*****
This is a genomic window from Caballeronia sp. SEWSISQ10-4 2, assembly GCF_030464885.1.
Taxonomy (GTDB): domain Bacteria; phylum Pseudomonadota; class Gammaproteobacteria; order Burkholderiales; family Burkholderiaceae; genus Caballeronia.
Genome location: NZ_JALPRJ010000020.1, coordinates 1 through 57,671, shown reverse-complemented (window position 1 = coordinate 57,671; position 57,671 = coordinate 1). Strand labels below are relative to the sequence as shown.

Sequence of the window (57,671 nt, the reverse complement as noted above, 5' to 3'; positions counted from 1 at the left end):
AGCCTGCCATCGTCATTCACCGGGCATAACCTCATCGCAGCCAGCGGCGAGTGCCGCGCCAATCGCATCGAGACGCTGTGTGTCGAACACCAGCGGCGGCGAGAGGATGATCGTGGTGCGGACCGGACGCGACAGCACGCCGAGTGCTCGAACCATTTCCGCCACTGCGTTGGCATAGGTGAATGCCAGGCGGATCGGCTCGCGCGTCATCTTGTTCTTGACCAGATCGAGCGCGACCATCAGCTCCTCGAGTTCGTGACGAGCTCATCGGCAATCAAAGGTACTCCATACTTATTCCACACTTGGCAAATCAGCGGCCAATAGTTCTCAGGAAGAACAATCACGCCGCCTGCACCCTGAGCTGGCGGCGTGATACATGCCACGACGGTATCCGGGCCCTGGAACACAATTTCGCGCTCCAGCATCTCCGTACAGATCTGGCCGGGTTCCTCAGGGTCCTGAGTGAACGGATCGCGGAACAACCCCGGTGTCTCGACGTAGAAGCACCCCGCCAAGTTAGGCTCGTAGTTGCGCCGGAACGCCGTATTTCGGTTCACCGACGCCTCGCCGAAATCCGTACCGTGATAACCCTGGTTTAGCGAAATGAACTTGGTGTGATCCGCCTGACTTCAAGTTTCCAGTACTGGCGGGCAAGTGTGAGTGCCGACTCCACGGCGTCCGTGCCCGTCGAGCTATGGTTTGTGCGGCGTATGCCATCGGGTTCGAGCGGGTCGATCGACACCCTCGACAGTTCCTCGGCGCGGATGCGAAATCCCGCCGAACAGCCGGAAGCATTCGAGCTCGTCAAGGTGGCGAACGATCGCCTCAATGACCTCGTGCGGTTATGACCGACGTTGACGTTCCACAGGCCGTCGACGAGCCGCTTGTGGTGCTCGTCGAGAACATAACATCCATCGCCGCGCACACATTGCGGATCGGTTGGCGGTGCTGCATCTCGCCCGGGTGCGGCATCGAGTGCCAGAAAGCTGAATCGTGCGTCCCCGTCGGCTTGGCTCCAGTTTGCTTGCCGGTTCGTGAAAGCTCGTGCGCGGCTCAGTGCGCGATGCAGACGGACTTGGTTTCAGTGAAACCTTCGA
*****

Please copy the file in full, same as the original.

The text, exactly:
This is a genomic window from Caballeronia sp. SEWSISQ10-4 2, assembly GCF_030464885.1.
Taxonomy (GTDB): domain Bacteria; phylum Pseudomonadota; class Gammaproteobacteria; order Burkholderiales; family Burkholderiaceae; genus Caballeronia.
Genome location: NZ_JALPRJ010000020.1, coordinates 1 through 57,671, shown reverse-complemented (window position 1 = coordinate 57,671; position 57,671 = coordinate 1). Strand labels below are relative to the sequence as shown.

Sequence of the window (57,671 nt, the reverse complement as noted above, 5' to 3'; positions counted from 1 at the left end):
AGCCTGCCATCGTCATTCACCGGGCATAACCTCATCGCAGCCAGCGGCGAGTGCCGCGCCAATCGCATCGAGACGCTGTGTGTCGAACACCAGCGGCGGCGAGAGGATGATCGTGGTGCGGACCGGACGCGACAGCACGCCGAGTGCTCGAACCATTTCCGCCACTGCGTTGGCATAGGTGAATGCCAGGCGGATCGGCTCGCGCGTCATCTTGTTCTTGACCAGATCGAGCGCGACCATCAGCTCCTCGAGTTCGTGACGAGCTCATCGGCAATCAAAGGTACTCCATACTTATTCCACACTTGGCAAATCAGCGGCCAATAGTTCTCAGGAAGAACAATCACGCCGCCTGCACCCTGAGCTGGCGGCGTGATACATGCCACGACGGTATCCGGGCCCTGGAACACAATTTCGCGCTCCAGCATCTCCGTACAGATCTGGCCGGGTTCCTCAGGGTCCTGAGTGAACGGATCGCGGAACAACCCCGGTGTCTCGACGTAGAAGCACCCCGCCAAGTTAGGCTCGTAGTTGCGCCGGAACGCCGTATTTCGGTTCACCGACGCCTCGCCGAAATCCGTACCGTGATAACCCTGGTTTAGCGAAATGAACTTGGTGTGATCCGCCTGACTTCAAGTTTCCAGTACTGGCGGGCAAGTGTGAGTGCCGACTCCACGGCGTCCGTGCCCGTCGAGCTATGGTTTGTGCGGCGTATGCCATCGGGTTCGAGCGGGTCGATCGACACCCTCGACAGTTCCTCGGCGCGGATGCGAAATCCCGCCGAACAGCCGGAAGCATTCGAGCTCGTCAAGGTGGCGAACGATCGCCTCAATGACCTCGTGCGGTTATGACCGACGTTGACGTTCCACAGGCCGTCGACGAGCCGCTTGTGGTGCTCGTCGAGAACATAACATCCATCGCCGCGCACACATTGCGGATCGGTTGGCGGTGCTGCATCTCGCCCGGGTGCGGCATCGAGTGCCAGAAAGCTGAATCGTGCGTCCCCGTCGGCTTGGCTCCAGTTTGCTTGCCGGTTCGTGAAAGCTCGTGCGCGGCTCAGTGCGCGATGCAGACGGACTTGGTTTCAGTGAAACCTTCGA